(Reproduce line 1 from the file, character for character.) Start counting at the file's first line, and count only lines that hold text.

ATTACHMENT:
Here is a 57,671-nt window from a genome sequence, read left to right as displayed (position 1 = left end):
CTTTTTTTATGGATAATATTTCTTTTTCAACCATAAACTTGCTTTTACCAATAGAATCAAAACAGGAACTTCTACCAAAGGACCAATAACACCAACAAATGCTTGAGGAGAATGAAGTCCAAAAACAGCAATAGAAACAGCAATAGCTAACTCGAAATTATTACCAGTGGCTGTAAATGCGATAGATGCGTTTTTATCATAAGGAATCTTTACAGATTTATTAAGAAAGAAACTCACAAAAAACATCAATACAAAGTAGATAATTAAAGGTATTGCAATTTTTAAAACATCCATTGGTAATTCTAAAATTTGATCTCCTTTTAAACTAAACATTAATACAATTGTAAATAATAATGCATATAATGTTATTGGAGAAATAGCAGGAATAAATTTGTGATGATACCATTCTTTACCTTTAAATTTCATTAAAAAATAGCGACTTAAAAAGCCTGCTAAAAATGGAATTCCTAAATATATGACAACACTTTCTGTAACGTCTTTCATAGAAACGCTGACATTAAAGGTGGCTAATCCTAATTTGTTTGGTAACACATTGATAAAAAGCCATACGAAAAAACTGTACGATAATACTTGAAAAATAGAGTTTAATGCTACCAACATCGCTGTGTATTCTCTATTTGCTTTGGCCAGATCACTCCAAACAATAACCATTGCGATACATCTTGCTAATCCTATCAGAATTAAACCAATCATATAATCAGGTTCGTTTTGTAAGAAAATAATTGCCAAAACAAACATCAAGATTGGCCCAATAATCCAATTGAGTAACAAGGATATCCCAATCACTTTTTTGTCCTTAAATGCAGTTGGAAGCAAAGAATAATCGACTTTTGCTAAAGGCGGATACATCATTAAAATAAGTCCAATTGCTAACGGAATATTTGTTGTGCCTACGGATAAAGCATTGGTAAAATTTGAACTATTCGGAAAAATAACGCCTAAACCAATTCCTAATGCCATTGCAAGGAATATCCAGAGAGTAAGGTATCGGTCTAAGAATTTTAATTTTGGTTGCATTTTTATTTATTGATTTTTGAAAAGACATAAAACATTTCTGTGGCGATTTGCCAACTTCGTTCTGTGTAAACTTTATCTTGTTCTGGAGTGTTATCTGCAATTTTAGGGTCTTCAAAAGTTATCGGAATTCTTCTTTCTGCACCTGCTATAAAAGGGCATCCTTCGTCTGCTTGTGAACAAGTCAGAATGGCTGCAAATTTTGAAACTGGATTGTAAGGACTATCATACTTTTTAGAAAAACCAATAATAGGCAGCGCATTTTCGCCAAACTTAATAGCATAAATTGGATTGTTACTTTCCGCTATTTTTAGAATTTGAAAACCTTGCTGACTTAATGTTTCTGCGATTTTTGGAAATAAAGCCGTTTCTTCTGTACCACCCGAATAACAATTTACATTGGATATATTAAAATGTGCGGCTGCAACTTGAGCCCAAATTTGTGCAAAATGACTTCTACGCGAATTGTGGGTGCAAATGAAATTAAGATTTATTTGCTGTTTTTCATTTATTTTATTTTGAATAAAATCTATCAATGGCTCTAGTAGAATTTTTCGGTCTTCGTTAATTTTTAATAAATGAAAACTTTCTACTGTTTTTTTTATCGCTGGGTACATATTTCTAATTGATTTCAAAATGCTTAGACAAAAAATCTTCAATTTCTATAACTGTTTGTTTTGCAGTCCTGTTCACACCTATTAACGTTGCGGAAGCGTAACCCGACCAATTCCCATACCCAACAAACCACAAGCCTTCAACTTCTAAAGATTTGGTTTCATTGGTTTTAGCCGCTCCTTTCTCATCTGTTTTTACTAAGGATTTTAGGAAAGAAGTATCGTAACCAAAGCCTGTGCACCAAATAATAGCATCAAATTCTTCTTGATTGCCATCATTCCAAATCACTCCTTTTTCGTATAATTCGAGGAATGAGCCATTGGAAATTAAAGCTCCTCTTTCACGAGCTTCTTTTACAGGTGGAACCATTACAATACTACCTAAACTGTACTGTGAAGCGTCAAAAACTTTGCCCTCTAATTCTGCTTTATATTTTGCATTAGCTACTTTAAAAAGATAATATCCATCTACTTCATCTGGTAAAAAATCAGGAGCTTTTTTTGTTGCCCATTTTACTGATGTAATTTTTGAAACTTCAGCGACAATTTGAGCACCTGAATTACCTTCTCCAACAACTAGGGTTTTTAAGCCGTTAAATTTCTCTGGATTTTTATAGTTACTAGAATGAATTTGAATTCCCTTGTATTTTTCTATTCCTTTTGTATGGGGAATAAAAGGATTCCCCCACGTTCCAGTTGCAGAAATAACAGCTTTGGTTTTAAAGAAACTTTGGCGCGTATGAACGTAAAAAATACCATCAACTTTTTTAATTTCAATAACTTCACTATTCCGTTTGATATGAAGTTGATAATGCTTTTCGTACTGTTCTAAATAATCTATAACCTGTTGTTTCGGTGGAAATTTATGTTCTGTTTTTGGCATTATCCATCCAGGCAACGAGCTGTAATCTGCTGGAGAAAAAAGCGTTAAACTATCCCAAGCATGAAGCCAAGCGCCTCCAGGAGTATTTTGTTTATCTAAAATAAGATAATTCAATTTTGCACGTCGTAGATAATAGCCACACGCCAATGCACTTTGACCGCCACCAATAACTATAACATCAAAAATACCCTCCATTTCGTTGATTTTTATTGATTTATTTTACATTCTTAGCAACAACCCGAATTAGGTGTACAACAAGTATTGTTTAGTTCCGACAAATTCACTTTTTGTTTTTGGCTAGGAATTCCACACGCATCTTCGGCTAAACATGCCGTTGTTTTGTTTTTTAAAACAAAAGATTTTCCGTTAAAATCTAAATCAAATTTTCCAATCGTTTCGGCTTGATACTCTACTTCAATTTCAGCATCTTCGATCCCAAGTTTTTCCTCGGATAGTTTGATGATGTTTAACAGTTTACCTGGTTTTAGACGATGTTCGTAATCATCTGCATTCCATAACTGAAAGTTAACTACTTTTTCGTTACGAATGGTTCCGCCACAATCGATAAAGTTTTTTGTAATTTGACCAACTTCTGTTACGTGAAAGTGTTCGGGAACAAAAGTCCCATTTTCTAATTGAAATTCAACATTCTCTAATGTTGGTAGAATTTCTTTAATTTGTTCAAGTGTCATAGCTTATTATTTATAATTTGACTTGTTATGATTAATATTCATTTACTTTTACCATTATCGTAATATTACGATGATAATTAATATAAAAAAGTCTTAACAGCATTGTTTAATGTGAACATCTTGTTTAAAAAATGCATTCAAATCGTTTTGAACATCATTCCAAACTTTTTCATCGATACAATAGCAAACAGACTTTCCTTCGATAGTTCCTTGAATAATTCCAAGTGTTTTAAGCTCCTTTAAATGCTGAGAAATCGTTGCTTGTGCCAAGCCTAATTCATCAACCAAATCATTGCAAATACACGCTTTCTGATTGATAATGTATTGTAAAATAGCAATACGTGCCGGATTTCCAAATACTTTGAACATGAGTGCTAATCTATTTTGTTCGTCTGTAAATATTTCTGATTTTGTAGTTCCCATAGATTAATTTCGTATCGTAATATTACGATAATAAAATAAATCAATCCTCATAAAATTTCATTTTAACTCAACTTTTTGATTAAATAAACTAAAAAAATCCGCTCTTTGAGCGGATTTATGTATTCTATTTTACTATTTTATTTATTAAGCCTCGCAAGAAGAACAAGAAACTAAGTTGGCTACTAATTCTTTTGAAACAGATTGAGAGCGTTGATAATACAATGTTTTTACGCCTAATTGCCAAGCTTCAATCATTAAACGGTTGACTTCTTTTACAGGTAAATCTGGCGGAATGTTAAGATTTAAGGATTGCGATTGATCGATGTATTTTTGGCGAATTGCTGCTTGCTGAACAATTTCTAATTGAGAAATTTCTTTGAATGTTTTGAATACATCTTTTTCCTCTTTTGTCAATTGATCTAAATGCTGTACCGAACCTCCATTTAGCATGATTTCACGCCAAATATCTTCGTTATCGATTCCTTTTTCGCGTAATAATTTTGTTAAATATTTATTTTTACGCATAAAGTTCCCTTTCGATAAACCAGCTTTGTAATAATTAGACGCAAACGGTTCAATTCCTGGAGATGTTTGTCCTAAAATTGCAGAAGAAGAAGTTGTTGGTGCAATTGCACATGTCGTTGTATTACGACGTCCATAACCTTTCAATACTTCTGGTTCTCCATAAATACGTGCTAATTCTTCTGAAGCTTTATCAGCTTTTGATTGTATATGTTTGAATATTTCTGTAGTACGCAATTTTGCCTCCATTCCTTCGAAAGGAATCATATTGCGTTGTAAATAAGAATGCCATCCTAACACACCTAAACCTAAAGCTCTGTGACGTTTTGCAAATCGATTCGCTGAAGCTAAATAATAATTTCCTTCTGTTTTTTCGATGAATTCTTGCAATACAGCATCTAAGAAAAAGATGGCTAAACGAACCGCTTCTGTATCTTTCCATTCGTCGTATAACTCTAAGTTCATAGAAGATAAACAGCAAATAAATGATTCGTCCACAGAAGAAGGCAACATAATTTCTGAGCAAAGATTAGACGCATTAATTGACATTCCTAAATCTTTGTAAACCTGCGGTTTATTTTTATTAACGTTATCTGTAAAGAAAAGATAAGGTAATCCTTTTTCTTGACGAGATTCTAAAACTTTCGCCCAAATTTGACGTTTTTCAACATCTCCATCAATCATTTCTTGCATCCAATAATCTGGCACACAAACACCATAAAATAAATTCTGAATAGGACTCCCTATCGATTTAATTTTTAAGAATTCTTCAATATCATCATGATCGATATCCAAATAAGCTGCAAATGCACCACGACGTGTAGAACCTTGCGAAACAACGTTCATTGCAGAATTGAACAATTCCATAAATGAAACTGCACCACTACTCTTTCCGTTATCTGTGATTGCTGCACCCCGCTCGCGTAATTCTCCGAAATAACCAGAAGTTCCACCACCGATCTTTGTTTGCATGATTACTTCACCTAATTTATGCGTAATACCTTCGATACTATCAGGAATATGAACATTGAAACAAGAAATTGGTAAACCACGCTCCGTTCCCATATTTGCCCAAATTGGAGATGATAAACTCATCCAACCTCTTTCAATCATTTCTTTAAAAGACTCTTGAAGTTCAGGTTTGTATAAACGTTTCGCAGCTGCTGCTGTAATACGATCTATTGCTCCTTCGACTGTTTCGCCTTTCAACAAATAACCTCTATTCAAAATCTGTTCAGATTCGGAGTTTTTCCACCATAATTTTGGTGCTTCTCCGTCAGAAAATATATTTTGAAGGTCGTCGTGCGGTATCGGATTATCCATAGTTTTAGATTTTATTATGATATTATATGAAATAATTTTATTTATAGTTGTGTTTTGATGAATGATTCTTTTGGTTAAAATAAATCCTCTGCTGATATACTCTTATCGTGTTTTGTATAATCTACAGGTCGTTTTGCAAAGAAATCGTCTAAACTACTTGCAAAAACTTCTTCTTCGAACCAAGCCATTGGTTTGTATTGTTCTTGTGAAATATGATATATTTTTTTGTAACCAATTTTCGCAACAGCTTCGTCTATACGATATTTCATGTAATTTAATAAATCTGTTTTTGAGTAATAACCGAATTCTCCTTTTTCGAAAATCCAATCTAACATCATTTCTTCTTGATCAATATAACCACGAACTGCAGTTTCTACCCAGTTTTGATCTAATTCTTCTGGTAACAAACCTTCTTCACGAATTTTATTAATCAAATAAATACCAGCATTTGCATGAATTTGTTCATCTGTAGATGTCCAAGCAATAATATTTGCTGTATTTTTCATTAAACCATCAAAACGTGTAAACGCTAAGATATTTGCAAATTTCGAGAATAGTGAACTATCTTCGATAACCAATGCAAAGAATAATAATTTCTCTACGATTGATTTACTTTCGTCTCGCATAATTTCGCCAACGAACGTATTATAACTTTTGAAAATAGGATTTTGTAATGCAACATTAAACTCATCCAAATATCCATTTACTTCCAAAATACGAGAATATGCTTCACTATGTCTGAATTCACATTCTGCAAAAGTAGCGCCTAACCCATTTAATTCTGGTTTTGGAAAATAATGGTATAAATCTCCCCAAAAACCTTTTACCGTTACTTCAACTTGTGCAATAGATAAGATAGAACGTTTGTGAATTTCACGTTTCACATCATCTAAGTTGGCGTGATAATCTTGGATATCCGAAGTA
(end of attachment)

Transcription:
Here is a 57,671-nt window from a genome sequence, read left to right as displayed (position 1 = left end):